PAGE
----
The weak job market is limiting pay. With so many applicants to choose from, employers need not compete for workers by boosting salaries.

Hourly wages increased 2.1 percent last year, barely enough to keep up with inflation. Median household incomes fell 4.8 percent between June 2009 and June 2012, after adjusting for inflation, according to a report by Sentier Research, which crunches census and other government data.

Meanwhile, Americans are paying down debt. That leaves fewer dollars available for spending.

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The Social Security tax break is no more.

Nearly 80 percent of working Americans are taking home less pay this year because of a tax hike that took effect on Jan. 1. The last-minute tax deal between Congress and President Barack Obama to extend some lower tax rates failed to renew a reduction in Social Security payroll taxes. As a result, the rate increased this year to 6.2 percent from 4.2 percent.

The extra 2 percent will cost someone making $50,000 about $1,000 a year, and a household with two high-paid workers up to $4,500.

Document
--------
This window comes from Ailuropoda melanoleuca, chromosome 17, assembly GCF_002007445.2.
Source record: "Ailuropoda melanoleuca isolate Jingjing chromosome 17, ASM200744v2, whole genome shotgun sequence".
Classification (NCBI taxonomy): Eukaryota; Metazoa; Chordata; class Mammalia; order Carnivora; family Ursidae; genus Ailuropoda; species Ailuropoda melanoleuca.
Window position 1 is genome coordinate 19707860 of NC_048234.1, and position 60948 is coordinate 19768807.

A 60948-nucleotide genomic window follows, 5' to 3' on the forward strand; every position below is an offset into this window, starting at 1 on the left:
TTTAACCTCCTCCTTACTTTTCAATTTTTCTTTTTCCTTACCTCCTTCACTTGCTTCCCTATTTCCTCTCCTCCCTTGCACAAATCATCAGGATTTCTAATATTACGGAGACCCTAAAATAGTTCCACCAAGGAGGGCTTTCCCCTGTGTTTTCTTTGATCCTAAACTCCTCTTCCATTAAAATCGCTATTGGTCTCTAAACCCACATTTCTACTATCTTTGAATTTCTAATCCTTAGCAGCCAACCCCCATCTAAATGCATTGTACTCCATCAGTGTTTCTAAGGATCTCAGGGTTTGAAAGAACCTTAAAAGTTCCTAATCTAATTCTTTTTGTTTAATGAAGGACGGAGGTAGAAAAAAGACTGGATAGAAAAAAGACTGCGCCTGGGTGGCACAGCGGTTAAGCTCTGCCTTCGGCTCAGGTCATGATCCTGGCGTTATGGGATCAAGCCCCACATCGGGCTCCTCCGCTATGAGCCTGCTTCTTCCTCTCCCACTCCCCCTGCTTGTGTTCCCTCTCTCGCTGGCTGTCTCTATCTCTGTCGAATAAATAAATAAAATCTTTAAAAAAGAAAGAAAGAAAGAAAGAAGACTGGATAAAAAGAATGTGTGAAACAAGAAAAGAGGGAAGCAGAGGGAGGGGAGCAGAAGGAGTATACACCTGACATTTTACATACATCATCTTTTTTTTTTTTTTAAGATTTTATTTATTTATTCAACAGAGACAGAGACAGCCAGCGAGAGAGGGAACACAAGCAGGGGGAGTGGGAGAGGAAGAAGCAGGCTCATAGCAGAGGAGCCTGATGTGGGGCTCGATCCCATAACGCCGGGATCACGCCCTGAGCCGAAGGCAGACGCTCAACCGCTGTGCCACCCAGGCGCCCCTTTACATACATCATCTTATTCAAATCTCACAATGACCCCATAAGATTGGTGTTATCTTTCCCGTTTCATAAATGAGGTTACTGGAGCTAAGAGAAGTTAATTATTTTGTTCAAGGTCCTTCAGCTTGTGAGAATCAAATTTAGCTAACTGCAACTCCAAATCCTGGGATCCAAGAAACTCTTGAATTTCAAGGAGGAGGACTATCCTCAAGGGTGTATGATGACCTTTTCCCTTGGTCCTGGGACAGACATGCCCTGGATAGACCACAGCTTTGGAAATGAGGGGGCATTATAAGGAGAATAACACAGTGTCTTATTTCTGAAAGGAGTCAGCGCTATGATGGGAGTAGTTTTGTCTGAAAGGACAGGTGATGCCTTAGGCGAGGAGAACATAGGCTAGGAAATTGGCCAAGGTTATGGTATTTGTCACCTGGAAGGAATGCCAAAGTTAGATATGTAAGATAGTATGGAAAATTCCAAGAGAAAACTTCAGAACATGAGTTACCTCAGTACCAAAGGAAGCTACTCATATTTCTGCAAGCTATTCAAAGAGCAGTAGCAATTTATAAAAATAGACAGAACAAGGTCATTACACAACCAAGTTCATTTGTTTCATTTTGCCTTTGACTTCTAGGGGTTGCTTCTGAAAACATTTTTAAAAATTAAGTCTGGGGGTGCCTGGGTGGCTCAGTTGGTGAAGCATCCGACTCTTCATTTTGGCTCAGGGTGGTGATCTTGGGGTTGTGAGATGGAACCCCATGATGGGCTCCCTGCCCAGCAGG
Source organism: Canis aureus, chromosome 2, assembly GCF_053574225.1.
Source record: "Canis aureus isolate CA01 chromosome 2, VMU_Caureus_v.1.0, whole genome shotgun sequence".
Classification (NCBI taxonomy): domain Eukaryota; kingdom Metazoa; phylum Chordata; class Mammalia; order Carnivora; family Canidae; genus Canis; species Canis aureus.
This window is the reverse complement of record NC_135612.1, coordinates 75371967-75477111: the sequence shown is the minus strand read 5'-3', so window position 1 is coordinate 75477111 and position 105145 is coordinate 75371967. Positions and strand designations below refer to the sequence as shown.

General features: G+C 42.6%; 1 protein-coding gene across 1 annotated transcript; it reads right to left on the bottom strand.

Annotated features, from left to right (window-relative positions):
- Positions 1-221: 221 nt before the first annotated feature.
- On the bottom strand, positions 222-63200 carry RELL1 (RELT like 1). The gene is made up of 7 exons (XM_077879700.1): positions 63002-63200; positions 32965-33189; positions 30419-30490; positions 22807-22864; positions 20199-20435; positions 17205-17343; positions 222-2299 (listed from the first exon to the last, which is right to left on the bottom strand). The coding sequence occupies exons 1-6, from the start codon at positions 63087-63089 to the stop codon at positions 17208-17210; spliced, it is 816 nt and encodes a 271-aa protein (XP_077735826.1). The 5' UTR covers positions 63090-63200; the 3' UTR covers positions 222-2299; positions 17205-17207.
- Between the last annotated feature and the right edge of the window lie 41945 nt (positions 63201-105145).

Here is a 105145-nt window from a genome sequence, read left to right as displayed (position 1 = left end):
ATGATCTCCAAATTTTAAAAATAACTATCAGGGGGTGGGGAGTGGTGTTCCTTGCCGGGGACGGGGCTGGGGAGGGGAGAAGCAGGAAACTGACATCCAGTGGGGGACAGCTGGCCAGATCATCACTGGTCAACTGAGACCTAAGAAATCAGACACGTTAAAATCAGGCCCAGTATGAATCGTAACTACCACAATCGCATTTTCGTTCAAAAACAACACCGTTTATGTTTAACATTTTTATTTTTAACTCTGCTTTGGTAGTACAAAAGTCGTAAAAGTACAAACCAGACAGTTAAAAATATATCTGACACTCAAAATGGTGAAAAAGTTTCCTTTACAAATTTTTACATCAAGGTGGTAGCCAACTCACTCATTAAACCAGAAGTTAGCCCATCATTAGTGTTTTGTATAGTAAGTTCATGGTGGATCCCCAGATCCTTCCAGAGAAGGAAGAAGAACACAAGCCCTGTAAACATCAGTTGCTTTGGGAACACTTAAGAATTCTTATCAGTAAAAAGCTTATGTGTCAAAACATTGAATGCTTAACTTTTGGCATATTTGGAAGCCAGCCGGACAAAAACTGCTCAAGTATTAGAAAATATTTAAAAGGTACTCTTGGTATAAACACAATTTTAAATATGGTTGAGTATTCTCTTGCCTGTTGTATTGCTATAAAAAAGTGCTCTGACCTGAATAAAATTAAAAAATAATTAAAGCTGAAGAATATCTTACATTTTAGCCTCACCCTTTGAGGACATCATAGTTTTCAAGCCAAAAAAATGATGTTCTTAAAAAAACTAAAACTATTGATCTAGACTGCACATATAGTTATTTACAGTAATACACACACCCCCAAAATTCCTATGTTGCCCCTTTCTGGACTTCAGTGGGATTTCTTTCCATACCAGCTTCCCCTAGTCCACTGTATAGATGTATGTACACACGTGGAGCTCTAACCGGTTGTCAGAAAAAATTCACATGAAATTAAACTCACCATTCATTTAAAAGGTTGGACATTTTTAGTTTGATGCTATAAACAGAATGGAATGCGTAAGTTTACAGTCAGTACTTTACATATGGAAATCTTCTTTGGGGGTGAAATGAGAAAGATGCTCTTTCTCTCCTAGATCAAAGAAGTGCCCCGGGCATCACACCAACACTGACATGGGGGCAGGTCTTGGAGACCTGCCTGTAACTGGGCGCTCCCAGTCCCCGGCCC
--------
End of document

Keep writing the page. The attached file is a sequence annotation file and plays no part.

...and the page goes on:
Smaller paychecks make it difficult to feel included in Wall Street's exuberance.

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Housing may have hit bottom, but it hasn't fully recovered.

In a healthy housing market, builders start work on about 1.5 million homes a year. Last year, they began 780,000. That's a 41 percent increase from 2009, but not enough to revive big industries like construction that rely on the production of new homes.

Home price gains also suggest a slow, uneven healing process. The S&P/Case-Shiller index of home prices starting rising in June after 20 straight months of decline. Prices nationwide remain about 30 percent below the peak reached in mid-2006.

For many Americans, their home is their most valuable asset. When it loses value, they feel less wealthy and are less likely to spend and contribute to the recovery.

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